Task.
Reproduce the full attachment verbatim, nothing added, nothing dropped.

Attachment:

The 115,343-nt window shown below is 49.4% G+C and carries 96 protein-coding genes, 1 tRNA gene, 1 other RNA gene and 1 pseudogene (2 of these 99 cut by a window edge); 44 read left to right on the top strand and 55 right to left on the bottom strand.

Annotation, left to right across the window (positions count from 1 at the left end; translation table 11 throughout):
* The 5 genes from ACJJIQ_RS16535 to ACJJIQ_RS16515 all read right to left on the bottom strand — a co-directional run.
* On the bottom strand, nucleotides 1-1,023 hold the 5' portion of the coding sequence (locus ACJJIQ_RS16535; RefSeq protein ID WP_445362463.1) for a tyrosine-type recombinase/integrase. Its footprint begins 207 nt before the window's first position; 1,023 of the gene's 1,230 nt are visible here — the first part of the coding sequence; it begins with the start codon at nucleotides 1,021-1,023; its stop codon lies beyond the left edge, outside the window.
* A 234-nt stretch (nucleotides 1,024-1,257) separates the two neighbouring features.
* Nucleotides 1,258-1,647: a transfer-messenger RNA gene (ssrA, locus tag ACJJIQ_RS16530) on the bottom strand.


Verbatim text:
The 115,343-nt window shown below is 49.4% G+C and carries 96 protein-coding genes, 1 tRNA gene, 1 other RNA gene and 1 pseudogene (2 of these 99 cut by a window edge); 44 read left to right on the top strand and 55 right to left on the bottom strand.

Annotation, left to right across the window (positions count from 1 at the left end; translation table 11 throughout):
* The 5 genes from ACJJIQ_RS16535 to ACJJIQ_RS16515 all read right to left on the bottom strand — a co-directional run.
* On the bottom strand, nucleotides 1-1,023 hold the 5' portion of the coding sequence (locus ACJJIQ_RS16535; RefSeq protein ID WP_445362463.1) for a tyrosine-type recombinase/integrase. Its footprint begins 207 nt before the window's first position; 1,023 of the gene's 1,230 nt are visible here — the first part of the coding sequence; it begins with the start codon at nucleotides 1,021-1,023; its stop codon lies beyond the left edge, outside the window.
* A 234-nt stretch (nucleotides 1,024-1,257) separates the two neighbouring features.
* Nucleotides 1,258-1,647: a transfer-messenger RNA gene (ssrA, locus tag ACJJIQ_RS16530) on the bottom strand.